The whole world met at Marrakech, Morocco, during the two days of the Global Compact for Migration. IPS met six people to ask what led them to come to this international event.
This week the famous and beautiful Moroccan city of Marrakech is hosting the intergovernmental conference on the Global Compact for Safe, Orderly and Regular Migration (GCM), accompanied by a multitude of civil society events among the city’s palm-tree-lined streets. IPS spoke with a number of participants from different backgrounds about the adoption of the GCM and what it means for the future of migration and migrants.
As the red carpets are rolled up in Marrakesh after two days of intense declarations and commitments by more than 160 countries, what are the smaller players in this global phenomenon taking back with them?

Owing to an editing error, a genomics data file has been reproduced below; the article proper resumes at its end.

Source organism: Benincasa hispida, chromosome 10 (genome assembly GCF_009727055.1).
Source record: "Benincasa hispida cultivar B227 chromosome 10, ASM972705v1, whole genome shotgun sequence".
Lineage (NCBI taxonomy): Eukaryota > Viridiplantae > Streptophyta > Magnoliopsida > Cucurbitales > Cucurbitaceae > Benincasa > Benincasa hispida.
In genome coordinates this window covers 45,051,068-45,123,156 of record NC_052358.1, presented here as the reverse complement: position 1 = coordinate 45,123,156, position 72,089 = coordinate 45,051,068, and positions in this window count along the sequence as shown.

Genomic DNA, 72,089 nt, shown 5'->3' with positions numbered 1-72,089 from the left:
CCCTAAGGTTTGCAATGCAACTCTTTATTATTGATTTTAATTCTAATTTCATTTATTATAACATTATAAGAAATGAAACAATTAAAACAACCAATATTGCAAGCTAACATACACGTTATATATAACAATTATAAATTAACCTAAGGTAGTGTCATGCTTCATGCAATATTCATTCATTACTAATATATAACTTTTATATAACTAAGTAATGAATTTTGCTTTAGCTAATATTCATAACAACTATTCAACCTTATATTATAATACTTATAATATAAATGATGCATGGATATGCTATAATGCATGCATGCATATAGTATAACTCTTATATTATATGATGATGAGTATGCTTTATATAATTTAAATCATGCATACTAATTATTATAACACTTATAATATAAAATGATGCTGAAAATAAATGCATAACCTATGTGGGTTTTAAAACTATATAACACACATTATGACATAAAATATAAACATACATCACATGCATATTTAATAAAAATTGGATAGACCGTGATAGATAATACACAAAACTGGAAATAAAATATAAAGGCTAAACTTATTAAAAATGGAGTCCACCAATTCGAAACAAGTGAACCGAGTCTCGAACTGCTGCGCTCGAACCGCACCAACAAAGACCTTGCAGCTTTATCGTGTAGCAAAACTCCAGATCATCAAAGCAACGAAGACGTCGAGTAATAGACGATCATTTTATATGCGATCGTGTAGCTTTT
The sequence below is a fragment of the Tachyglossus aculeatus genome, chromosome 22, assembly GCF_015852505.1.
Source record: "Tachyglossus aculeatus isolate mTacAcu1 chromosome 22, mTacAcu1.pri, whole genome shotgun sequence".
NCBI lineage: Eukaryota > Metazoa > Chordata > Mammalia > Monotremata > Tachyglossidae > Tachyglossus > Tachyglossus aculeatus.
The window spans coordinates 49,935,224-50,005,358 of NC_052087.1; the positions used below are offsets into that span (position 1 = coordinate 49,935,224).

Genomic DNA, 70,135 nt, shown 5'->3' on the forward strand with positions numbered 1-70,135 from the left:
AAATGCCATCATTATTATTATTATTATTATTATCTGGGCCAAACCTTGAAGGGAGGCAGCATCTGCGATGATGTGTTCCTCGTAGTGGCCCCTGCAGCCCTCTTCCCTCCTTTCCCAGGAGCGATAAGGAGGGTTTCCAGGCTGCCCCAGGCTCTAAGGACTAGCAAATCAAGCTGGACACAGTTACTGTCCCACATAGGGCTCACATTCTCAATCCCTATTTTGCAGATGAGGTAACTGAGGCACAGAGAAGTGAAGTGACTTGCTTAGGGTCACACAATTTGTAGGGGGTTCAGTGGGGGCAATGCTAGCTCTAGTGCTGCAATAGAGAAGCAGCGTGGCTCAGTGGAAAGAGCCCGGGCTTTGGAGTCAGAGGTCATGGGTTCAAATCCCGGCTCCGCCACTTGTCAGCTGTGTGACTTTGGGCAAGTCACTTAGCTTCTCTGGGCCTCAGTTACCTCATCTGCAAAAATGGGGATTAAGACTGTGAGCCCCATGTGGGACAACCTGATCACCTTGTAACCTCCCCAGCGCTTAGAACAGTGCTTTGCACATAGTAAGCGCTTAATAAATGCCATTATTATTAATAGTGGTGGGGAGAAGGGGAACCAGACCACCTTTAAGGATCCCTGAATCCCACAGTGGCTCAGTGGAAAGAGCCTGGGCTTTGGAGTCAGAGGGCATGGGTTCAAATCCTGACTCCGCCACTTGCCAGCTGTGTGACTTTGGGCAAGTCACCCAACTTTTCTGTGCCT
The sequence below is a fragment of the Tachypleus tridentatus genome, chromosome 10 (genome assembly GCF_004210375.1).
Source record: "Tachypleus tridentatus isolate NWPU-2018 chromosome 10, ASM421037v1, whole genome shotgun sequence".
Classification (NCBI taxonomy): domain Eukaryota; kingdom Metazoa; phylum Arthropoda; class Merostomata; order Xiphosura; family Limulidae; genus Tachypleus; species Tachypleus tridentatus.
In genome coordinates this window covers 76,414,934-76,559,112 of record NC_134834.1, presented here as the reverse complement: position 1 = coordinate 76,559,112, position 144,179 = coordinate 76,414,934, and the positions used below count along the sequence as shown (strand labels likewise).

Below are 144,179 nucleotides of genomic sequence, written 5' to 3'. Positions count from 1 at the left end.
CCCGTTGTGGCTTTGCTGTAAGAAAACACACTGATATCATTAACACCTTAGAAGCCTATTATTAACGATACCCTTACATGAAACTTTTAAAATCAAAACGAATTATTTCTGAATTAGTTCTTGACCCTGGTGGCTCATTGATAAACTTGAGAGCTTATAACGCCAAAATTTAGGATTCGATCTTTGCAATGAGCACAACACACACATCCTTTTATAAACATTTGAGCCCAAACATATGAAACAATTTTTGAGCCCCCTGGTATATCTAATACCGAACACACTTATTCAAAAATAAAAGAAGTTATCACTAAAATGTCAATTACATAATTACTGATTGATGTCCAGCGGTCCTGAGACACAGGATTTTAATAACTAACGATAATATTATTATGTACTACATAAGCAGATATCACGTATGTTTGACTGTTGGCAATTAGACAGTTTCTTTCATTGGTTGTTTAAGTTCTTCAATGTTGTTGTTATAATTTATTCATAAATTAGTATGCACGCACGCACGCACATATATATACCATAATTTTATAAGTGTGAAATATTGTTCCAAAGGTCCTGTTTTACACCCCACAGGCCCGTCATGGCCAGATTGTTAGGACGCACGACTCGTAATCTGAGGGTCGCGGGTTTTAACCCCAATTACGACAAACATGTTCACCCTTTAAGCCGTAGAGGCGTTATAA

As thousands of environmental technocrats, policy makers and academics work round the clock to come up with strategies for mitigation and adaptation to climate change at the United Nations’ conference in Katowice, Poland, one scientist is asking Parties to consider massive bamboo farming as a simple but rapid way of sequestering carbon from the atmosphere.
The topic of migration has been beaming across the airwaves of Marrakech, Morocco, to bring light to the Global Compact for Safe, Orderly and Regular Migration conference (GCM) and all its myriad components.
In order for African countries to implement their Nationally Determined Contributions (NDC) and Sustainable Development Goals (SDG), they will require further human capacity building, and there must be involvement of the private sector from the start of the planning process.
Although Indonesia has attained decent economic growth of over five percent in the last decade, in order to ensure sustainable growth in the future the switch to renewable energy (RE) will be critical, says the country’s government.